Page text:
After the Soviet invasion of Afghanistan Joe was left deeply disturbed, feeling that the majority of the American media was ignoring the plight of the Afghan people.
He was an amateur film maker, determined to shoot film and photos of the Afghan conflict.
He left Peshawar on July 3rd, 1987, accompanied by armed mujahadeen from the Shora-e-Itafaq-Islami.
This was an Iranian-backed group composed of Hazara tribesmen from Central Afghanistan.
Joe spent nine weeks in war-torn Afghanistan living among the Hazara people.
During his time there the Alaskan filmed different aspects of the Hazara's lives, including several armed battles between the Soviets and the Hazara tribesmen.
The photos you see today were left with me, as the Journalism Director of the Afghan Media Resource Center.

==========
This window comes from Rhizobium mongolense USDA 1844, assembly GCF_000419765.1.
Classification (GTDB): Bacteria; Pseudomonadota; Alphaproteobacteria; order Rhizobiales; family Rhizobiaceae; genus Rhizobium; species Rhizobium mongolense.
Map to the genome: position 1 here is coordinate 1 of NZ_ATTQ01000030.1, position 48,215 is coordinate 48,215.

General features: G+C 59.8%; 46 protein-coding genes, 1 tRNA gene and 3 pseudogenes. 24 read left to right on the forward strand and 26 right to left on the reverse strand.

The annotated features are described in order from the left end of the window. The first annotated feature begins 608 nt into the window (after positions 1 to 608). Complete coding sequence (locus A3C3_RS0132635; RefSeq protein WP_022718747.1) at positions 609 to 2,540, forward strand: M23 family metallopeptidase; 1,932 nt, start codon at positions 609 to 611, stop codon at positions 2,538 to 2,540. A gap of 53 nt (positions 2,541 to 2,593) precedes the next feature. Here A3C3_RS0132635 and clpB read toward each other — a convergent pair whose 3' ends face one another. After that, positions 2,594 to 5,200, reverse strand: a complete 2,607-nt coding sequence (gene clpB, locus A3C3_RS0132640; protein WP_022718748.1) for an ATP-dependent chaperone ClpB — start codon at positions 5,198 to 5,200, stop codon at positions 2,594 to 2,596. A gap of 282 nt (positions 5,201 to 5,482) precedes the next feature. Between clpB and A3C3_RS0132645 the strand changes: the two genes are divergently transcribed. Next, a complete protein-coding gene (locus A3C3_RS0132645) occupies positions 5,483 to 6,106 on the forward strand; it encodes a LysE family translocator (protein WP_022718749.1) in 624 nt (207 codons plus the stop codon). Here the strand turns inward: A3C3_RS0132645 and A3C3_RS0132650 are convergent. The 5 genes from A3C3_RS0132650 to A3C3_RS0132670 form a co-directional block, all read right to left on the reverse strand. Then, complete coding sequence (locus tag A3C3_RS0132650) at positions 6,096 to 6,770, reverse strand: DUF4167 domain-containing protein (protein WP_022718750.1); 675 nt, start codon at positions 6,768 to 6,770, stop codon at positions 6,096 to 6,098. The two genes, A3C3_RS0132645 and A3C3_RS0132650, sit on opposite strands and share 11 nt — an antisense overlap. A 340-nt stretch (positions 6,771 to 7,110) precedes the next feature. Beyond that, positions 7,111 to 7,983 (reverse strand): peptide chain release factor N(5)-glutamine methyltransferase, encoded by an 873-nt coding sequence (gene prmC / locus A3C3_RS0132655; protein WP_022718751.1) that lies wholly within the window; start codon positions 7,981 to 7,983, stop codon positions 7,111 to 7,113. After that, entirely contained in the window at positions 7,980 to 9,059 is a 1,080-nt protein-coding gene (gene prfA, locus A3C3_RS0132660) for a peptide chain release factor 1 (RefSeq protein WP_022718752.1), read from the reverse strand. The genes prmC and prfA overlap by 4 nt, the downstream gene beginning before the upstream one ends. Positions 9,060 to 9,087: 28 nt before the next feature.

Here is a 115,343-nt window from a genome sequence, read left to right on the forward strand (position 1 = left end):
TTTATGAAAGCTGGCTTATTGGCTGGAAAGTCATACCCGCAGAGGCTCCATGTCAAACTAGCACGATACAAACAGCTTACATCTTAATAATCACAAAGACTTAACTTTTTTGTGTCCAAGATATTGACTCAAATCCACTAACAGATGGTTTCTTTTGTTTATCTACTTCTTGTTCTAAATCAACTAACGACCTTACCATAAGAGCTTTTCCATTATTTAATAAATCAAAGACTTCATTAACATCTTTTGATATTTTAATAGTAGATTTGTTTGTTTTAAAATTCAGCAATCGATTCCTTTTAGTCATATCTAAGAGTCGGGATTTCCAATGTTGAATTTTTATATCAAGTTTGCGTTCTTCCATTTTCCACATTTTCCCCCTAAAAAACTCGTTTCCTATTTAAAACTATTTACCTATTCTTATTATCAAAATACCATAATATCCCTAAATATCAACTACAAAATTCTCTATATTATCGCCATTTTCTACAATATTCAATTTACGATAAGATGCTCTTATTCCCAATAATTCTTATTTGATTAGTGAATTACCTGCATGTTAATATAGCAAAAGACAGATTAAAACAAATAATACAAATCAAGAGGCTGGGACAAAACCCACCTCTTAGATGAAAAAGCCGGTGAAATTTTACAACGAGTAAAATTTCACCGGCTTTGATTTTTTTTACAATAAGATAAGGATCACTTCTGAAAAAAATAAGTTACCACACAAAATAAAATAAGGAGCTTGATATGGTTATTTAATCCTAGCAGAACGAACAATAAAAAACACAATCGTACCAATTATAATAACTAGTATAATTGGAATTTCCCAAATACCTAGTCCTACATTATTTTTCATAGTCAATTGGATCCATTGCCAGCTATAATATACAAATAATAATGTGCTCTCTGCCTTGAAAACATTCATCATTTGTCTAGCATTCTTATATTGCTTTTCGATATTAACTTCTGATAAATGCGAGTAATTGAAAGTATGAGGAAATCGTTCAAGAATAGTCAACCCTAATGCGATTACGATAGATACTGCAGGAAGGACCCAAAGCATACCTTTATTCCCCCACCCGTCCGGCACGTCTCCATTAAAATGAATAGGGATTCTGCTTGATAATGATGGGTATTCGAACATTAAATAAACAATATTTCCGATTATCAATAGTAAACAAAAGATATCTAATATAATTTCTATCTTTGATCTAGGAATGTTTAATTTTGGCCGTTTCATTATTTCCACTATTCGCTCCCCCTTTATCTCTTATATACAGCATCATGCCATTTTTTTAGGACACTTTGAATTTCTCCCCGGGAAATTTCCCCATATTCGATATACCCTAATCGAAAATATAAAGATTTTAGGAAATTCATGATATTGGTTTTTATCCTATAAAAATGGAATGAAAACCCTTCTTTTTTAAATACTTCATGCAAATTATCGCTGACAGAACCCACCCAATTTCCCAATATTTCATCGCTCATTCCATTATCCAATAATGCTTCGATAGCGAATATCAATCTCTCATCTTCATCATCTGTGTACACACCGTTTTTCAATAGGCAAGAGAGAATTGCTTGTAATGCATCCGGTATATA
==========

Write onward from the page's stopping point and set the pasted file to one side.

They show a young Hazara boy making tea, a group of Hazara mujahadeen prior to going off to battle, and Joe Black being interviewed by Ekram Shinwari.
To the best of my knowledge, Joe Black of Alaska was the only "ferenghi" (foreigner) ever to live among and report on the condition of the Hazara people during the Afghan-Soviet conflict. These photos therefore represent a unique glimpse of that rapidly-fading conflict.
More than fourteen years have passed since I last saw Joe Black.
I have no idea if he is still alive, nor do I make any attempt to insinuate that these photos, taken by Joe in 1987, reflect his feelings about the current situation in Afghanistan today.
Yet regardless of the passing of time, I am sure of one thing.
Best wishes, CuChullaine O'Reilly
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